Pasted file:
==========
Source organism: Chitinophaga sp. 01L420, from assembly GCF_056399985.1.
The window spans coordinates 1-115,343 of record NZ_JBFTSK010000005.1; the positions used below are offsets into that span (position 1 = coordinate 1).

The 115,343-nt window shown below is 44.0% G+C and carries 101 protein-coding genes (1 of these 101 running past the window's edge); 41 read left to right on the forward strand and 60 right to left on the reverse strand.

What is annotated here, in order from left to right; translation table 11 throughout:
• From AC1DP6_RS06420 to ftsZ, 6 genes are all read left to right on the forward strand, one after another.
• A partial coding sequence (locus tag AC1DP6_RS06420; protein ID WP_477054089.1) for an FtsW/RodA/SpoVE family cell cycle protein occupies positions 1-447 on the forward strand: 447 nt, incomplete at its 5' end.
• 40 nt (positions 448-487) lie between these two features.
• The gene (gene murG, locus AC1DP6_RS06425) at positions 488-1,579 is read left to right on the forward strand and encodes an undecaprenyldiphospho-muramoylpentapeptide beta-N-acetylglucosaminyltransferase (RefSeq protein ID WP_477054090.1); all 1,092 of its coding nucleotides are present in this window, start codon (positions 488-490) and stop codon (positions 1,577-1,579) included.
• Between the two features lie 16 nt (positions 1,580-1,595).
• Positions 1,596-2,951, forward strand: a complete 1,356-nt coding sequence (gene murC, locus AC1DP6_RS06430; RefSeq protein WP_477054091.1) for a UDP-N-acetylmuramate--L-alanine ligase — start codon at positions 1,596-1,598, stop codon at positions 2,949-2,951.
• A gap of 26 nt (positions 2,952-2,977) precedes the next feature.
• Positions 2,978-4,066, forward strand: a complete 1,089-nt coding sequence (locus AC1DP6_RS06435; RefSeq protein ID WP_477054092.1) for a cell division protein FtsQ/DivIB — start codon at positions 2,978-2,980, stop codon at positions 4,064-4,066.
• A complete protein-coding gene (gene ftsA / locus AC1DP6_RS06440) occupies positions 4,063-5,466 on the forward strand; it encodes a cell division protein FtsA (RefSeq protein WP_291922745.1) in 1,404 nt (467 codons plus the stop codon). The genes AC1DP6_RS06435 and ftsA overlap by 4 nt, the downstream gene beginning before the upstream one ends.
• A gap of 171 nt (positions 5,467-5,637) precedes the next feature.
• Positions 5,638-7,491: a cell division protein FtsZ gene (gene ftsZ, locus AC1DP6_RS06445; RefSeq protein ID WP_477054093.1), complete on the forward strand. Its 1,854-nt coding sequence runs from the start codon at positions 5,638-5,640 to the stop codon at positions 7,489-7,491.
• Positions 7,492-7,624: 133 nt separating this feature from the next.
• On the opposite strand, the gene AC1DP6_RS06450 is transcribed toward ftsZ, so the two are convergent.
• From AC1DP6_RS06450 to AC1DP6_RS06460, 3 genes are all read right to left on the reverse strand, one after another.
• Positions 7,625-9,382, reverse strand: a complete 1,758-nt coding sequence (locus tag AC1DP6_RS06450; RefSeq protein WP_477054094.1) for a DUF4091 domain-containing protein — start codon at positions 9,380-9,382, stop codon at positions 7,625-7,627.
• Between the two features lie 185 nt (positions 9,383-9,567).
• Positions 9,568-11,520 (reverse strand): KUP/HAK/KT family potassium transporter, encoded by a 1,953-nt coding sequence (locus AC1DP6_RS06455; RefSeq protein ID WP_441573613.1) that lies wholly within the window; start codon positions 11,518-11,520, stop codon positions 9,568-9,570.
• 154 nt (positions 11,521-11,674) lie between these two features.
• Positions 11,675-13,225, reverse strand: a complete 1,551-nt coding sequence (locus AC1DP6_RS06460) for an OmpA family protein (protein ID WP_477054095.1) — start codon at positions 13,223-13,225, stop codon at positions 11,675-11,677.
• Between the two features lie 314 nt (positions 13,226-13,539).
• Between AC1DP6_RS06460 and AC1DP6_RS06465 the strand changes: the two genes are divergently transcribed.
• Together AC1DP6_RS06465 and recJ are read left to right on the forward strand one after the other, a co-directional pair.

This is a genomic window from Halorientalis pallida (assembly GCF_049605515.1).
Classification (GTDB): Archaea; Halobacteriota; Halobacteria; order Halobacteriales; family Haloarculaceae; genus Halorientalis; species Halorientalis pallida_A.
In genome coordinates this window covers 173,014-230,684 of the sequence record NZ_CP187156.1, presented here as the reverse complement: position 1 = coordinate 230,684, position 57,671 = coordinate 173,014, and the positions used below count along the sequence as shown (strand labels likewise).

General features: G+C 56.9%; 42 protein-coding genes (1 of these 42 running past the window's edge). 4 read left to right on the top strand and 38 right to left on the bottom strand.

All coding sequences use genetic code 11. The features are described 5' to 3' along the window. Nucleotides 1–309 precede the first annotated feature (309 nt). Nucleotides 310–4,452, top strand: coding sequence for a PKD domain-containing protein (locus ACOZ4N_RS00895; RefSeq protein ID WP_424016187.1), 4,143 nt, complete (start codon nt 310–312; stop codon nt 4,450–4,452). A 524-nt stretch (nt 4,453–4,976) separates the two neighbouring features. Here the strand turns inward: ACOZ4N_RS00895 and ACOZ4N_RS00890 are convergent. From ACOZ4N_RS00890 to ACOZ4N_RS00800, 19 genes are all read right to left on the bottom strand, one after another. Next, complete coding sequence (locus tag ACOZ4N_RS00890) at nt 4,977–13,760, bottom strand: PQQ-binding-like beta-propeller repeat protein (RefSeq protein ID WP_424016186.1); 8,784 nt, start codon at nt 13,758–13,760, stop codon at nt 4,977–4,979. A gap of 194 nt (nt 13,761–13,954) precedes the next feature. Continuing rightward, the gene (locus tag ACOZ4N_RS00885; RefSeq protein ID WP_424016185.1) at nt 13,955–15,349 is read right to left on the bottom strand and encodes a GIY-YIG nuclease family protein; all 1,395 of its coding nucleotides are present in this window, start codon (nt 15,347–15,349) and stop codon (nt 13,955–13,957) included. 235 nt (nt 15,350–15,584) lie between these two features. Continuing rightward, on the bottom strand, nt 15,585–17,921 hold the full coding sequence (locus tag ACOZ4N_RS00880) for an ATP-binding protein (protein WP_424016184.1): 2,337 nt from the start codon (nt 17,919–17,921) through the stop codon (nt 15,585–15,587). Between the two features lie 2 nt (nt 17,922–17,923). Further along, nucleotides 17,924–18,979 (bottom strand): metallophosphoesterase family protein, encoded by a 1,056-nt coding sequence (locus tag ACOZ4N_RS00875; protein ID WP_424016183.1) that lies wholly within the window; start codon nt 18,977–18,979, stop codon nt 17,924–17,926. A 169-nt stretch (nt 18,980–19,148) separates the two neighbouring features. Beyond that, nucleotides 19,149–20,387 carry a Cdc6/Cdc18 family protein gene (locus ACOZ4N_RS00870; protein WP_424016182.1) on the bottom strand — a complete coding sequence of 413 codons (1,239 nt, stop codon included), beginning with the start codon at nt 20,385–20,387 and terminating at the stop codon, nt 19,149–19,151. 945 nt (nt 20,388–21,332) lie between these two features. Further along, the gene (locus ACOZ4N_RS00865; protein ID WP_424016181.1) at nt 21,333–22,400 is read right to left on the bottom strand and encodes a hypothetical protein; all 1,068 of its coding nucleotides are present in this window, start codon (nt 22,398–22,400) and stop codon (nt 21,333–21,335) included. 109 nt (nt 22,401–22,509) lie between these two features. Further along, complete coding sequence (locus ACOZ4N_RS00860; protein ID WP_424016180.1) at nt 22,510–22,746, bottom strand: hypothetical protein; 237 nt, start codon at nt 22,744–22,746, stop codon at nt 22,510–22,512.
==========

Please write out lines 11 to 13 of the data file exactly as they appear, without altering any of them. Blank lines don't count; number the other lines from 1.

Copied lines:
• A gap of 26 nt (positions 2,952-2,977) precedes the next feature.
• Positions 2,978-4,066, forward strand: a complete 1,089-nt coding sequence (locus AC1DP6_RS06435; RefSeq protein ID WP_477054092.1) for a cell division protein FtsQ/DivIB — start codon at positions 2,978-2,980, stop codon at positions 4,064-4,066.
• A complete protein-coding gene (gene ftsA / locus AC1DP6_RS06440) occupies positions 4,063-5,466 on the forward strand; it encodes a cell division protein FtsA (RefSeq protein WP_291922745.1) in 1,404 nt (467 codons plus the stop codon). The genes AC1DP6_RS06435 and ftsA overlap by 4 nt, the downstream gene beginning before the upstream one ends.